Guy Fawkes was born in April, 1570 in York. Though his parents were Protestants, his grandparents were recusant Catholics. His father died when he was 8, and his mother remarried to a Catholic. These religious influences had a large part to play in his further years.
In October 1591, Fawkes sold the property he had inherited from his father and travelled across the land to fight in the Eighty Years War for Catholic Spain against the Dutch Republic. In 1603, he travelled to Spain to ask for support for a Catholic rebellion that would dethrone King James, whom he described as a 'heretic'. He was received politely, but was offered no support.
It was during his military career that he became acquainted with Thomas Wintour. Wintour proposed that Fawkes join him and a group of English Catholics, led by Robert Catesby. Catesby had gained notoriety in England for speaking openly against the king. He was also a man of military expertise and had been rejected by the Spanish too. Catesby had a plan that involved the assassination of the Protestant King James II by blowing up the Parliament House with gunpowder, which would then lead to the succession of his daughter, Elizabeth.
On 26th October, 1605, Lord Monteagle received an anonymous letter warning him to stay away from the Parliament House reopening on the 5th of November. Though the conspirators learnt of the leak in their plans, they planned to go ahead since they thought the letter had been dismissed as a 'hoax'. However, Monteagle had had his suspicions aroused and hared them with the King who ordered a search of the cellars beneath Parliament House.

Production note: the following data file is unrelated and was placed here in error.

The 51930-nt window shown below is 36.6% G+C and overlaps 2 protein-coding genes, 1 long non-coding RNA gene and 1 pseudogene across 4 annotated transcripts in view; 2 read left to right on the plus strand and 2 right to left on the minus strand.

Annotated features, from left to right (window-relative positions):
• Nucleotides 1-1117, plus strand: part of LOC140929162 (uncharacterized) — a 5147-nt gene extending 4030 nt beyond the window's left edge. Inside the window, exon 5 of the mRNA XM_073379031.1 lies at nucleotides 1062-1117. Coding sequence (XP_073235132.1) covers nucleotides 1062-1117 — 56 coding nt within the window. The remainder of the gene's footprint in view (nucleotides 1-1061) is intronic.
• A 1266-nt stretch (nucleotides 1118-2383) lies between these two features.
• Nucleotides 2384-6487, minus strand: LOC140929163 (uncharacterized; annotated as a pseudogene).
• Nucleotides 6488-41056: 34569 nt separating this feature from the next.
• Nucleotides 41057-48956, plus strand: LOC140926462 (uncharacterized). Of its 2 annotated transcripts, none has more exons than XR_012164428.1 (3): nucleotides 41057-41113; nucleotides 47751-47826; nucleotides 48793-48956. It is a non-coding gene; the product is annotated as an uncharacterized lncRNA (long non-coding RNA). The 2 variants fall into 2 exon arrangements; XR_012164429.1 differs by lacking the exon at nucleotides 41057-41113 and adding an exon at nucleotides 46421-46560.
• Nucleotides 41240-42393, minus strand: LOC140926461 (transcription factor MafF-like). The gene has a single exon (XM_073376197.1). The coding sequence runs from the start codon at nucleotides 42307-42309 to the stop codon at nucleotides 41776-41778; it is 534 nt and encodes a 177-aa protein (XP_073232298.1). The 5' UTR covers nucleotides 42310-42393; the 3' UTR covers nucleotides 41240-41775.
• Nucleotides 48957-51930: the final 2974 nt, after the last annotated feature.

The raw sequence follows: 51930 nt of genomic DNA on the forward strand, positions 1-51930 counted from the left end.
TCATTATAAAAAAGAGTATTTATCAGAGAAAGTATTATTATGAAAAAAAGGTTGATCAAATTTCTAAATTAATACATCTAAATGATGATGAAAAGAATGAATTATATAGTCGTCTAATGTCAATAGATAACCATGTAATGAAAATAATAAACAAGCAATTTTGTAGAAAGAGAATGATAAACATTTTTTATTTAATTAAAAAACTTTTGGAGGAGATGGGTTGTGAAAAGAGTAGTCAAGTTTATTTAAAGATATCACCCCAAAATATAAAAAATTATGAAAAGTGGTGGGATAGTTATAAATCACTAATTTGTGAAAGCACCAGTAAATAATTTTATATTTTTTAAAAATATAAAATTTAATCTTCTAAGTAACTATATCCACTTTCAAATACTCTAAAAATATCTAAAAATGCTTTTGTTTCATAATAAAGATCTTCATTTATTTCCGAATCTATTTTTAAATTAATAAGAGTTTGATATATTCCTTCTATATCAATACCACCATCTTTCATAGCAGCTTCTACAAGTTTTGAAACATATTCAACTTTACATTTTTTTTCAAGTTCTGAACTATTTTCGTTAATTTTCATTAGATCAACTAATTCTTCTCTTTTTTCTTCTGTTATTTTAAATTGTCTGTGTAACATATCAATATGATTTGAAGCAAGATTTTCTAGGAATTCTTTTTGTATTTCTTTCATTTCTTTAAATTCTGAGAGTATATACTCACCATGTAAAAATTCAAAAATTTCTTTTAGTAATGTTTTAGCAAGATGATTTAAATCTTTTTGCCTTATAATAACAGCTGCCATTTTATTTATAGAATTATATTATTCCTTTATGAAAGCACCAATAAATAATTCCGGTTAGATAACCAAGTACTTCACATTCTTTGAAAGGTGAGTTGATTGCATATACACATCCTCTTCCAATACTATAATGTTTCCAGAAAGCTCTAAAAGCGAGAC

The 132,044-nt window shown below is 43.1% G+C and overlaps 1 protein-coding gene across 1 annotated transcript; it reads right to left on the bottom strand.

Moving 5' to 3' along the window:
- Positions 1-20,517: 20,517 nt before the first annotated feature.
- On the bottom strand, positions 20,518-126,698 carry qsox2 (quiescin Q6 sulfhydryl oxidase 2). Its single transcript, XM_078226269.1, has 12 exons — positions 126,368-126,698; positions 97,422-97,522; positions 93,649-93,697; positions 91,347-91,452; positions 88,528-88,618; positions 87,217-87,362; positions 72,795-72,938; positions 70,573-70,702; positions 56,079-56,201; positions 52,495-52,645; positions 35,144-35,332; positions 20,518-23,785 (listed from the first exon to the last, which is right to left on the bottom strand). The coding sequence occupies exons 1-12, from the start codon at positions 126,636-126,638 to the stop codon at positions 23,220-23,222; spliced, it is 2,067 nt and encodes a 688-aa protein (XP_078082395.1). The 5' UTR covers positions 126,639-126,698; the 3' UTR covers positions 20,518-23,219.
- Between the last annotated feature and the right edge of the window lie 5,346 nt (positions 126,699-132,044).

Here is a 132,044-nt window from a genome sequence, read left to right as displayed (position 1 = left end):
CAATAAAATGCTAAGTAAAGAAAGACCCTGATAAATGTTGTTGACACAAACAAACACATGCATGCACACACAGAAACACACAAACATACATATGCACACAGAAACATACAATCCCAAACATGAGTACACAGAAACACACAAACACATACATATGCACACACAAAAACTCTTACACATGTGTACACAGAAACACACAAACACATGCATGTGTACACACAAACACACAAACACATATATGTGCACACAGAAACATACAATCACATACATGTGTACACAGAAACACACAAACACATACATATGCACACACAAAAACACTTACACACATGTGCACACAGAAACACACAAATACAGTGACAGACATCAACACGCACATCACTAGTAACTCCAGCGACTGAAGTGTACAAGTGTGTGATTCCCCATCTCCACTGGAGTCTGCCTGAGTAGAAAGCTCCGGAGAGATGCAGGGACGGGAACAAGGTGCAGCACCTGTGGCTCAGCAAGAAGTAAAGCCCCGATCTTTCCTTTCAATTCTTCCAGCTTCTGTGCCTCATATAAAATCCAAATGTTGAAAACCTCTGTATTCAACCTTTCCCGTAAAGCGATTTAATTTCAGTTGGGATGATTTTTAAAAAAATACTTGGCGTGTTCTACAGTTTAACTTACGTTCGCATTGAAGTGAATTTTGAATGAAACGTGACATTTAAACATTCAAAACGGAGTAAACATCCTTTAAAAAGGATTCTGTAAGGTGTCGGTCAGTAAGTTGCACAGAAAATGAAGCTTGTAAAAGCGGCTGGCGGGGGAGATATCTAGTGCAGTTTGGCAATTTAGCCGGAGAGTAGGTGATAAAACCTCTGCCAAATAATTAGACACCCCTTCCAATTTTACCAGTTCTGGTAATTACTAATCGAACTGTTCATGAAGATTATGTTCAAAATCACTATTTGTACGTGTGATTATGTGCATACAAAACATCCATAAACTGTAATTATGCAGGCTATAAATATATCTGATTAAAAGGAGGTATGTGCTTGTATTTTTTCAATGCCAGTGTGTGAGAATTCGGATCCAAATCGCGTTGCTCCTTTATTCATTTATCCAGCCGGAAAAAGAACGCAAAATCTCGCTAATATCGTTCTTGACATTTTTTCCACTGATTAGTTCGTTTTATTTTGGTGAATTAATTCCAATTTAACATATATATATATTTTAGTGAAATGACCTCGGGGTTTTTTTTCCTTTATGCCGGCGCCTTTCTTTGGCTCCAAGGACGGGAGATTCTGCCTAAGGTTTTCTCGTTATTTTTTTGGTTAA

Fawkes, who had stationed himself with 36 barrels of gunpowder in the cellar, was arrested in the early hours of 5th November.
Fawkes gave his name as John Johnson and was subjected to slowly increasing degrees of torture in the Tower of London till he gave up the plot, his identity and the identity of his co-conspirators. The room in which he was interrogated in, is now called the Guy Fawkes Room. Fawkes refused to bend to the interrogation, which even impressed King James. However, he broke on the 7th of November and confessed all.
Fawkes' trial took place on the 31st of January, 1606. He was declared 'guilty of high treason' by the Pope, though he still pleaded 'not guilty'. The punishment, as of those times was to be 'drawn, hanged and quartered'. Fawkes' jumped from the scaffolding and escaped the mutilation by breaking his neck.
Though Fawkes was not the leader of the conspiracy, he is the one is most widely associated with it since he was the one caught red handed. Since 1605, when the inhabitants of London were encouraged to celebrate the King's near escape from assassination, the 5th of November continues to be celebrated across Britain annually. It is known as Guy Fawkes Night, and is observed by lighting fireworks and bonfires.